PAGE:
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Antimicrobial hospital curtain reduces MDRO contamination

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January 3, 2019

An antimicrobial privacy curtain made with a blend of quaternary ammonium chlorides, or QAC, plus polyorganosiloxane reduces contamination with multidrug-resistant organisms, or MDROs, and the microbial burden compared with a standard curtain, according to researchers.

Dry surfaces in hospitals can harbor MDROs for months and patient privacy curtains are frequently contaminated, Shik Luk MBBS, MRCP, FRCPath, FHKCPath, FHKAM, a consultant microbiologist at Princess Margaret Hospital in Hong Kong, and colleagues noted.

A recent study published in the American Journal of Infection Control found that after 21 days, most patient privacy curtains tested positive for MRSA.

“In addition to removing curtains as a source of MDRO transmission, antimicrobial privacy curtains may also avert costs related to changing and laundering of standard curtains,” Luk and colleagues wrote.

They conducted an open-labeled, prospective study in medical, surgical, neurosurgical, orthopedic and rehabilitation units at 10 hospitals in Hong Kong from November 2016 to November 2017, with a 6-month follow-up period. They assessed the rooms of patients with MDROs where antimicrobial curtains were changed upon discharge and cubicles where antimicrobial curtains hung for 3 to 6 months and compared two different types of antimicrobial curtains with the standard curtain. The first curtain, identified as antimicrobial curtain A, was made with nonwoven fabric and built-in silver additives. The second curtain, curtain B, was made with a blend of QAC and polyorganosiloxane.

According to the study, 12 rooms of patients with MDROs and 10 cubicles were included in the assessment, comprising 668 and 8,839 patients bed days, respectively. Twice a week for 2 weeks, culture samples were obtained from curtain surfaces. Samples were then collected at weekly intervals for the rest of the study period.

Luk and colleagues found that curtain B, which had a median hanging time of 173 days, was “highly effective” at reducing the bioburden compared with the standard curtain (1 vs. 57 colony-forming units/100 cm2; P < .001). Curtain B also demonstrated significantly lower MDRO contamination compared with both curtain A and the standard curtain. Specifically, 0.5% of curtain B samples were contaminated with MRSA, 0.2% with carbapenem-resistant Acinetobacter species and 0% with multidrug-resistant Acinetobacter species. The standard curtain had contamination rates of 24%, 22.1% and 13.2%, respectively.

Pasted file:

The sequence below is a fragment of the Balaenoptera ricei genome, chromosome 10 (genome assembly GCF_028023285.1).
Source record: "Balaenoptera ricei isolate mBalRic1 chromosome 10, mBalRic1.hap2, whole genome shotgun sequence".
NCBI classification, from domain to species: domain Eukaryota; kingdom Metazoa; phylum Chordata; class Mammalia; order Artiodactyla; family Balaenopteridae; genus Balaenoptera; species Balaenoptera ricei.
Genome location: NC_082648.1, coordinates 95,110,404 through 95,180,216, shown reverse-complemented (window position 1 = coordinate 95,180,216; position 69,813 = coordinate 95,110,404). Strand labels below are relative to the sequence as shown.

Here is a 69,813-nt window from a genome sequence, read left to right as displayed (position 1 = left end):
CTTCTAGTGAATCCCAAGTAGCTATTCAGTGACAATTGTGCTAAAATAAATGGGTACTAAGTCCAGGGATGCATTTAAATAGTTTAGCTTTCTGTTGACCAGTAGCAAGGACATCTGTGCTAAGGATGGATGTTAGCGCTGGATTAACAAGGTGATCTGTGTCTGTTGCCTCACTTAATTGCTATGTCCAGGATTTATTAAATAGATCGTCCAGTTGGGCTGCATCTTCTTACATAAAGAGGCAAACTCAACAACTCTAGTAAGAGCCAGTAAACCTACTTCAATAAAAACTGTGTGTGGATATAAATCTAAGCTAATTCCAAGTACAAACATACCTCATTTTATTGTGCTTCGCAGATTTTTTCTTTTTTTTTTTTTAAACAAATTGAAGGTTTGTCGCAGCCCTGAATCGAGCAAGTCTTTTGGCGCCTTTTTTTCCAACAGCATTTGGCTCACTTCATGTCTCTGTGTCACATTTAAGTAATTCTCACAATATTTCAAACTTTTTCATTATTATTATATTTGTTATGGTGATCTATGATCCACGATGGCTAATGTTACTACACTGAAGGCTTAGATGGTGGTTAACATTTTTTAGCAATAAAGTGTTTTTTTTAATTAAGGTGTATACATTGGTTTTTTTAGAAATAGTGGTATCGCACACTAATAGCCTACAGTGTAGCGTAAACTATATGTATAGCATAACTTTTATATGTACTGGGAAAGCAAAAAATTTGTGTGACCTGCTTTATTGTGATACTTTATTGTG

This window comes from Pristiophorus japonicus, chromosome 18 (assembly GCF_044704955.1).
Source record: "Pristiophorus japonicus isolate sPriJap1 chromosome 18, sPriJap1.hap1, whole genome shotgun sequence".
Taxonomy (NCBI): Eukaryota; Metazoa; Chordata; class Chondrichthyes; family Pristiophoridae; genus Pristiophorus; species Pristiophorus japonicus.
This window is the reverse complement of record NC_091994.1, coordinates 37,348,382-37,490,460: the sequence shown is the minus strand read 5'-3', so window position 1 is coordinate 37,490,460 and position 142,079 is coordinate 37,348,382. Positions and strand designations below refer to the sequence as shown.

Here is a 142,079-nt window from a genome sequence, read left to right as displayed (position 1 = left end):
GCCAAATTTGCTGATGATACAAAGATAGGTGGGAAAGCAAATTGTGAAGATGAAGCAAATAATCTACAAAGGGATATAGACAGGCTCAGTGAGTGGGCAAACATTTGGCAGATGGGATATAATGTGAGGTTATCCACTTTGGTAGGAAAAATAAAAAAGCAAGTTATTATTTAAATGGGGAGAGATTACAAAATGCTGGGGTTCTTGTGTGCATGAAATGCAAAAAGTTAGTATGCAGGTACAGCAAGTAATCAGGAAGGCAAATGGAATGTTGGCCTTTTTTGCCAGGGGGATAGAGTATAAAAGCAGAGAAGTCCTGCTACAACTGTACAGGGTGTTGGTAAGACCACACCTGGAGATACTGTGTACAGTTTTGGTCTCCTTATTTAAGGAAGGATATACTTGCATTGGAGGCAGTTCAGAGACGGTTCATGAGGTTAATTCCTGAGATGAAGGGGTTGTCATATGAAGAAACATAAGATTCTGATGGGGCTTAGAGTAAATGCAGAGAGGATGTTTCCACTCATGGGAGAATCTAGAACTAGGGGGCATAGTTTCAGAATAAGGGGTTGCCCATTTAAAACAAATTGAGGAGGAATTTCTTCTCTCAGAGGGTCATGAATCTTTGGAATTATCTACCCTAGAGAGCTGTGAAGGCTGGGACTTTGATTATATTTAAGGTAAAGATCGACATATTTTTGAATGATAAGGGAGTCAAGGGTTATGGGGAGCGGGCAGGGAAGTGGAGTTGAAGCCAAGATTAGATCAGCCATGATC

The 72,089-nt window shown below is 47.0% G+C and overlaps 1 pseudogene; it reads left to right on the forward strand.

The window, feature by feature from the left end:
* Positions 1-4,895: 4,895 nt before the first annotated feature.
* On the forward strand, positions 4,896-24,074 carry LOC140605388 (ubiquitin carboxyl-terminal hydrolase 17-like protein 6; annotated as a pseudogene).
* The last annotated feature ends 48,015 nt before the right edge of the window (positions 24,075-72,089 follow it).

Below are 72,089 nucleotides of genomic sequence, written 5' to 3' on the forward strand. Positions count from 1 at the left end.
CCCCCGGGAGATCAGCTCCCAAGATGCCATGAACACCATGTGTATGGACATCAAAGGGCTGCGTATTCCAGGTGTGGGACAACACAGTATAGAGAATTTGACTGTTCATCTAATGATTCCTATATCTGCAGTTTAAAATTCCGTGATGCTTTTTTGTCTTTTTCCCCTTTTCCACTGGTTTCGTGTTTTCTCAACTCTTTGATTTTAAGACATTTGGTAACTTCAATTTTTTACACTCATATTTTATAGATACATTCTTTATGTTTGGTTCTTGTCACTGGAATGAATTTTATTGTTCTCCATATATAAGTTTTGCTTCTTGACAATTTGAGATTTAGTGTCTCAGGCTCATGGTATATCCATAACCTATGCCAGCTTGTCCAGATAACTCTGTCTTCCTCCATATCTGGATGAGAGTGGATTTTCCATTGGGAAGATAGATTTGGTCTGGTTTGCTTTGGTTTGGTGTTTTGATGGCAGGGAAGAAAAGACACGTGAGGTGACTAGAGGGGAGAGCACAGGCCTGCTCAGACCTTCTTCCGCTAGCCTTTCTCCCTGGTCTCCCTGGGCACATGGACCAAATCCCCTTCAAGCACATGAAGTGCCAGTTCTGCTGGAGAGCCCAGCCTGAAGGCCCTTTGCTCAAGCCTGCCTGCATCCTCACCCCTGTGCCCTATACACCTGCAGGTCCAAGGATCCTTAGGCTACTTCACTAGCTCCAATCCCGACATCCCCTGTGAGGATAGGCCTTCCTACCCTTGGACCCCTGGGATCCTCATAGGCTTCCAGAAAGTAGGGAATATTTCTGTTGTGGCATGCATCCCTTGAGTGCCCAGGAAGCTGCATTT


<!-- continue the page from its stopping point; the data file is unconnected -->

Furthermore, when the researchers evaluated median time to first contamination by an MDRO, they found it was 27.6 times longer for curtain B compared with the standard curtain. It took a median of 138 days for contamination of curtain B, whereas it took a median of 5 days (P = .001) for the standard curtain, they reported.

The researchers suggested that using curtain B may improve patient safety and avert indirect curtain changing and laundering costs.

“Antimicrobial curtain B ... but not antimicrobial curtain A ... did effectively reduce the microbial burden and MDRO contamination compared with the standard curtain, even after extended use in an active clinical setting,” Luk and colleagues wrote. “Further studies to assess whether antimicrobial curtain can decrease the transmission of MDROs or lead to the emergence of antimicrobial resistance are needed.” -by Marley Ghizzone

Disclosures: The authors report no relevant financial disclosures.

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